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Answer

Mitosis involves the alignment of individual chromosomes on the metaphase plate whereas meiosis involves the alignment of homologous chromosomes on the metaphase plate.

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Question

What type of cells does mitosis produce?


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Answer

Mitosis produces two genetically identical daughter cells.

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Question

Identify the different types of mutations. 


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Answer

Nonsense, missense, silent and frameshift mutations.

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Question

Identify some mutagenic agents. 


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Answer

Ionizing radiation. Deaminating agents. Alkylating agents.

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Question

Describe nonsense mutations. 


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Answer

Nonsense mutations occur when a codon becomes a stop codon. This terminates the elongation of the polypeptide prematurely.

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Question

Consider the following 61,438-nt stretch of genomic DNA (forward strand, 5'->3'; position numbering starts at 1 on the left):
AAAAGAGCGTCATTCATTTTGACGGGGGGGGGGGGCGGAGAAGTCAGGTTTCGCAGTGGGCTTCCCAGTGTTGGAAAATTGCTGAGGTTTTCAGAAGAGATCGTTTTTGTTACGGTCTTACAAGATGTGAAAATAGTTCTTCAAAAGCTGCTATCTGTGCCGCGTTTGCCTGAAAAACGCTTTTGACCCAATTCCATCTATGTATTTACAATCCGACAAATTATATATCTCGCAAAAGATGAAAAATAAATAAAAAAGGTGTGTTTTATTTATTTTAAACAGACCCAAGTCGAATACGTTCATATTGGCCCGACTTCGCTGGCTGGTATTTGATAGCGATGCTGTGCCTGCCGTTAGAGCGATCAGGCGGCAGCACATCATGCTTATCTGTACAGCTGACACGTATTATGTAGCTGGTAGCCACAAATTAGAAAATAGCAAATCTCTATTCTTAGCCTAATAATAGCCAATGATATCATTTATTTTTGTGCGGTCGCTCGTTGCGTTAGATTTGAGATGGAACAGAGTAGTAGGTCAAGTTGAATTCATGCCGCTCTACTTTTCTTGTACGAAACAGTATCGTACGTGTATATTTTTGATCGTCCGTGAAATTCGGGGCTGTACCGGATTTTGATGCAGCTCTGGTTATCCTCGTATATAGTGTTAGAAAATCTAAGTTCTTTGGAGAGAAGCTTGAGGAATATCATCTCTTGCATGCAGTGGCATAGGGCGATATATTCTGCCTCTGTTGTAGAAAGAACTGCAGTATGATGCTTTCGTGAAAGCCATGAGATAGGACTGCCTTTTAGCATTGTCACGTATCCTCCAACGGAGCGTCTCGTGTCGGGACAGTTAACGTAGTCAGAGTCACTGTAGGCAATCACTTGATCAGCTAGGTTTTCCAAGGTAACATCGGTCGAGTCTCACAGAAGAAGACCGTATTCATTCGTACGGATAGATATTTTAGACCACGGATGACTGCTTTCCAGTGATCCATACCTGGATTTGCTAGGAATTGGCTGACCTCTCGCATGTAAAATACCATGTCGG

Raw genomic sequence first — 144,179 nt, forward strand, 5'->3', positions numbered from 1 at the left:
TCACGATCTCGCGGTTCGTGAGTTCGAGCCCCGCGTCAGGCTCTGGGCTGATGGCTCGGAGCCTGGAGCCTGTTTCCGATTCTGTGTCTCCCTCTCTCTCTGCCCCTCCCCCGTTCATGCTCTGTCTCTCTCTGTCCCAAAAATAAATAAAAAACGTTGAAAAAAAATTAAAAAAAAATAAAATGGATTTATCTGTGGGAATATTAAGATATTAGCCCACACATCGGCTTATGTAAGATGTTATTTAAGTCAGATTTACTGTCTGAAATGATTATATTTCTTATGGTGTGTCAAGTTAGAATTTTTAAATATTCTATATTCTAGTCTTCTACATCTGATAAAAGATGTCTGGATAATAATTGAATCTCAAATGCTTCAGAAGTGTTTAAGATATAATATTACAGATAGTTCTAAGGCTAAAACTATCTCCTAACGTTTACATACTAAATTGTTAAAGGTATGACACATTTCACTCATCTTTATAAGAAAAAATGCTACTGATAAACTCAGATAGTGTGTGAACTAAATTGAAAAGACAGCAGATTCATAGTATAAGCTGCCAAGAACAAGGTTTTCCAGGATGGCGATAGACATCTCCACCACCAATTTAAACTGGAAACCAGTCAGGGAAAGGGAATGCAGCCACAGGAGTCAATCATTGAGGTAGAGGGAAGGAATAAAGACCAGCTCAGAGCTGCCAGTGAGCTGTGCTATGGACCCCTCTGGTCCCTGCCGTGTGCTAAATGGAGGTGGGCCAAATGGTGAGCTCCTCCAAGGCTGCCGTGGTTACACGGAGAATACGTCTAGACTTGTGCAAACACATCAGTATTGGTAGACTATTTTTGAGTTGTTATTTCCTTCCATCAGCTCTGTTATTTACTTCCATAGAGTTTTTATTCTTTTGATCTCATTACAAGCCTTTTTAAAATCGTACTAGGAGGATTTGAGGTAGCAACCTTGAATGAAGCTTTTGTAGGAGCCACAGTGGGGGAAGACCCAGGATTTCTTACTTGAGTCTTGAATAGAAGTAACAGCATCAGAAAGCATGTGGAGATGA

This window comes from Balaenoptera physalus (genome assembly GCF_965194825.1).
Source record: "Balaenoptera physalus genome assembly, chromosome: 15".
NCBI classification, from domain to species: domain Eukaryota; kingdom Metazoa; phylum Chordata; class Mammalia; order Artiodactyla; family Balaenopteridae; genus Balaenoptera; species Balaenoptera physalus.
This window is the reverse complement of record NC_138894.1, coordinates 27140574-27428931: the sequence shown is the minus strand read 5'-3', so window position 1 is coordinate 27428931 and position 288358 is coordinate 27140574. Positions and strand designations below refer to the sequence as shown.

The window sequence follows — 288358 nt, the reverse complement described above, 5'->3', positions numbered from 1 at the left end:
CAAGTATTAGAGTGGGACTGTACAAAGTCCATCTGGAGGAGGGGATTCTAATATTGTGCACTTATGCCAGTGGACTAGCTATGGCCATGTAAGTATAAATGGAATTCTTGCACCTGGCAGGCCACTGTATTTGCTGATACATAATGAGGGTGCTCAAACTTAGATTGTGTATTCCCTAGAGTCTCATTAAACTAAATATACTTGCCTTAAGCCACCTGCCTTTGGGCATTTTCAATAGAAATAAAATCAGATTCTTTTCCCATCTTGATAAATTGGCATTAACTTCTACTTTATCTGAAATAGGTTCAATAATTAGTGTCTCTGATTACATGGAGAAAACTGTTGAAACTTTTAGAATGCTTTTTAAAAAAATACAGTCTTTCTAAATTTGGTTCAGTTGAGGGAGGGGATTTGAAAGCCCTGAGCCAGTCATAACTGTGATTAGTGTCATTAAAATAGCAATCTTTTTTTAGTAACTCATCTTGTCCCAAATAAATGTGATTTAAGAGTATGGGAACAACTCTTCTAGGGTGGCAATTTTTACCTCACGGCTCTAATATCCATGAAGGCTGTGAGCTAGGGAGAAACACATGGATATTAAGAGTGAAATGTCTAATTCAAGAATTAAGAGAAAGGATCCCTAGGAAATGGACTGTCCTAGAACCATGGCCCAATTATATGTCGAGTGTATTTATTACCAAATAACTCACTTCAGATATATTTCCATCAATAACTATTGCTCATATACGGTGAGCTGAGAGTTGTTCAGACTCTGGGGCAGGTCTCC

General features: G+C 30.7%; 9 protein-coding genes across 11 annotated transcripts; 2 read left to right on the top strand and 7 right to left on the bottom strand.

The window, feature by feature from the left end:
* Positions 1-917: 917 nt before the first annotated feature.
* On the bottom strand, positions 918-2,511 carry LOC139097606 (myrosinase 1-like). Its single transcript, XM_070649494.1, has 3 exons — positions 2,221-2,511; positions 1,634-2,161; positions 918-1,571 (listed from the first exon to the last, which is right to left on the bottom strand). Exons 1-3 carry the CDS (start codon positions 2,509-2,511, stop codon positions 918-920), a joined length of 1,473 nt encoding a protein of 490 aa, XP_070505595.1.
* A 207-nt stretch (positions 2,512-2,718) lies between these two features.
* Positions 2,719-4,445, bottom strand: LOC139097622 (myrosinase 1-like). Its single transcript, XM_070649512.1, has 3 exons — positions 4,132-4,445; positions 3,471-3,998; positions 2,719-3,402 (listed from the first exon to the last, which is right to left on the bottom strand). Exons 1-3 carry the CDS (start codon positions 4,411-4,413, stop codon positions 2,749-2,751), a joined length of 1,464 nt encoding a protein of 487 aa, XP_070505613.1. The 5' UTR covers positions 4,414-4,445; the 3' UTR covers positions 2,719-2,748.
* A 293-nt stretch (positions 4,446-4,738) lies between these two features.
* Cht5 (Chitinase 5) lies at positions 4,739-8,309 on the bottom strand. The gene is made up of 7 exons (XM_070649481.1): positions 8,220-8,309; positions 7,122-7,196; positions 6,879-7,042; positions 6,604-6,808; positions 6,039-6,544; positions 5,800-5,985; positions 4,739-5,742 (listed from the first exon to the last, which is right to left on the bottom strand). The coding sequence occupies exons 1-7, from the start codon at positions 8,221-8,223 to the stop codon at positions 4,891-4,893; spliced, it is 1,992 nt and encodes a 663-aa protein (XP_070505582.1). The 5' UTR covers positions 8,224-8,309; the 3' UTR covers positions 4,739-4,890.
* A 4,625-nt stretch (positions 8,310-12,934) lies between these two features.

Describe missense mutations. 


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Answer

Missense mutations involve the incorporation of incorrect amino acids.

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Question

Describe silent mutations.


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Answer

Silent mutations occur when a base substitution results in the same amino acid being coded for. This is possible because of the degenerate nature of the genetic code.

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Question

Why is the genetic code described as degenerate?


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Answer

Several codons can code for the same amino acid.

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Question

Describe frameshift mutations. 


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Answer

Frameshift mutations occur when the addition or deletion of nucleotides shift the reading frame. This means that every successive codon after the mutation is changed.